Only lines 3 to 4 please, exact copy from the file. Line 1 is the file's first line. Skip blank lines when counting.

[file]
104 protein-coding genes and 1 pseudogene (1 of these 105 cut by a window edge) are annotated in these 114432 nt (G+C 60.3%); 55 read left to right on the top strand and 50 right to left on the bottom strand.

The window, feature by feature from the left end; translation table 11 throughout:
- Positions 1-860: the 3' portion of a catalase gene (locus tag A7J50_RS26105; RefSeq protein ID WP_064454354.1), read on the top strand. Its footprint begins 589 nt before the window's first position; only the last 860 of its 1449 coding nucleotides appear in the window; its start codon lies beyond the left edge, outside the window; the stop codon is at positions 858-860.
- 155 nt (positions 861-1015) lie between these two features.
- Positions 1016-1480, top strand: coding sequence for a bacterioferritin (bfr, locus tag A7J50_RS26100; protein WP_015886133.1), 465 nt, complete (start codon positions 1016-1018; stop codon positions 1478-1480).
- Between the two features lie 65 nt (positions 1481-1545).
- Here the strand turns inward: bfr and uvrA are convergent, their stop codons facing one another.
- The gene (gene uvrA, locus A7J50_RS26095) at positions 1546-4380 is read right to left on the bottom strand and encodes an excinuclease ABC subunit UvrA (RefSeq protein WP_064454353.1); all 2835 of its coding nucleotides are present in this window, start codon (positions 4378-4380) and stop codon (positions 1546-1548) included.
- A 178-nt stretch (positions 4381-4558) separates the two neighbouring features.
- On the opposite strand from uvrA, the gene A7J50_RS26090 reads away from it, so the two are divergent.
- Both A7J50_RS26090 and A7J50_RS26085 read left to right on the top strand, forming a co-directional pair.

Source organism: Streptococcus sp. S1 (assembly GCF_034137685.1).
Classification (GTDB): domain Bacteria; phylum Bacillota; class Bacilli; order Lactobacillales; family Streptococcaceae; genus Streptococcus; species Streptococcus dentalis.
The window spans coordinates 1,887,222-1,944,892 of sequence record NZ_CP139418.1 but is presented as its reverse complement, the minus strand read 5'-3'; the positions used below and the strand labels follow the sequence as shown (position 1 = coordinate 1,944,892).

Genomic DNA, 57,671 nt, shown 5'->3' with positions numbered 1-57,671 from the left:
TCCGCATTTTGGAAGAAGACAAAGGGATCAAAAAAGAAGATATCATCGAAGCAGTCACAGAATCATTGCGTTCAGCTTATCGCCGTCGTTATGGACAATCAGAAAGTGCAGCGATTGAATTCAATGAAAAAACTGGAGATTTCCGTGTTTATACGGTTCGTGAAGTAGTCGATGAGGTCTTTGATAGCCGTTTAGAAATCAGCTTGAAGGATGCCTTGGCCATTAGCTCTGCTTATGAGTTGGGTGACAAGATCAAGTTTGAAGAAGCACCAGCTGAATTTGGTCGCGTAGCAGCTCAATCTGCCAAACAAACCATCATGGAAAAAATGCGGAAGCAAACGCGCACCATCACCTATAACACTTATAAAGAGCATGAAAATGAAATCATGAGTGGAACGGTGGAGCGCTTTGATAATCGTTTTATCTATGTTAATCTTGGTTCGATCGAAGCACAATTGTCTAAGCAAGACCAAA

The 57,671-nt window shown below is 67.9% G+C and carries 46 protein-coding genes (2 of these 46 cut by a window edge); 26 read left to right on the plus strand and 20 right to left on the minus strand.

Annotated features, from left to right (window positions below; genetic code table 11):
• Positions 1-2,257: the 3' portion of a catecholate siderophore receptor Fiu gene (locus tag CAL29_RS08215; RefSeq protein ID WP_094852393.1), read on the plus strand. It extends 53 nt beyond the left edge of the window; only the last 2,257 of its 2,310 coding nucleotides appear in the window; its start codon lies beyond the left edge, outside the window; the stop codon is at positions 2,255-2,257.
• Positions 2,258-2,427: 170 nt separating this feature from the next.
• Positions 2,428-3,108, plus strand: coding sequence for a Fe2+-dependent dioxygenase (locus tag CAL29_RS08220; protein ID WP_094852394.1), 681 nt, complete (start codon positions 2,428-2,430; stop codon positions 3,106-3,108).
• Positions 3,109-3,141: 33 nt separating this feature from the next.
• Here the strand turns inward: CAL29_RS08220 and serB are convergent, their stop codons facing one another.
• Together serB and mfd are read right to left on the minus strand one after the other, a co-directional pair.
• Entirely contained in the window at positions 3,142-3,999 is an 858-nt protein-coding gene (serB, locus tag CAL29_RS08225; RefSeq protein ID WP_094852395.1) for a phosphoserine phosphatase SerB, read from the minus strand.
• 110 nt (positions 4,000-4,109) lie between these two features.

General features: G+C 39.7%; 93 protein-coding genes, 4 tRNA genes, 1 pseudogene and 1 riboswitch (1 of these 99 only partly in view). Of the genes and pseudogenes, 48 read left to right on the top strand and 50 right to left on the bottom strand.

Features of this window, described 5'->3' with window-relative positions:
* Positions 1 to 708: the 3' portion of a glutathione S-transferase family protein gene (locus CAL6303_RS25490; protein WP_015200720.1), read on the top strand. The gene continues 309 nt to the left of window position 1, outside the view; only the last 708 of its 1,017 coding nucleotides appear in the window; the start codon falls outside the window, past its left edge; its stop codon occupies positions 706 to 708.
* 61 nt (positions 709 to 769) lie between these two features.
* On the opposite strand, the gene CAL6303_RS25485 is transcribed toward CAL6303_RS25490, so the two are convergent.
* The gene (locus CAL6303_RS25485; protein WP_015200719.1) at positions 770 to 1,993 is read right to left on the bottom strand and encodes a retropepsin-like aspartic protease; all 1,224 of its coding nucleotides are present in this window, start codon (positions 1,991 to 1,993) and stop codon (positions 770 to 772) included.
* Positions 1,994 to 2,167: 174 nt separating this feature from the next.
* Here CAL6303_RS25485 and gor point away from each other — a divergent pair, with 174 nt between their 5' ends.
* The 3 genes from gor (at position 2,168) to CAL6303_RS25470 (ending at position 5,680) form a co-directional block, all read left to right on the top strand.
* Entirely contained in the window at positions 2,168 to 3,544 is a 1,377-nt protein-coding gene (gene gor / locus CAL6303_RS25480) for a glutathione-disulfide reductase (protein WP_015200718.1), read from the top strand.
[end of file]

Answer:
- Positions 1-860: the 3' portion of a catalase gene (locus tag A7J50_RS26105; RefSeq protein ID WP_064454354.1), read on the top strand. Its footprint begins 589 nt before the window's first position; only the last 860 of its 1449 coding nucleotides appear in the window; its start codon lies beyond the left edge, outside the window; the stop codon is at positions 858-860.
- 155 nt (positions 861-1015) lie between these two features.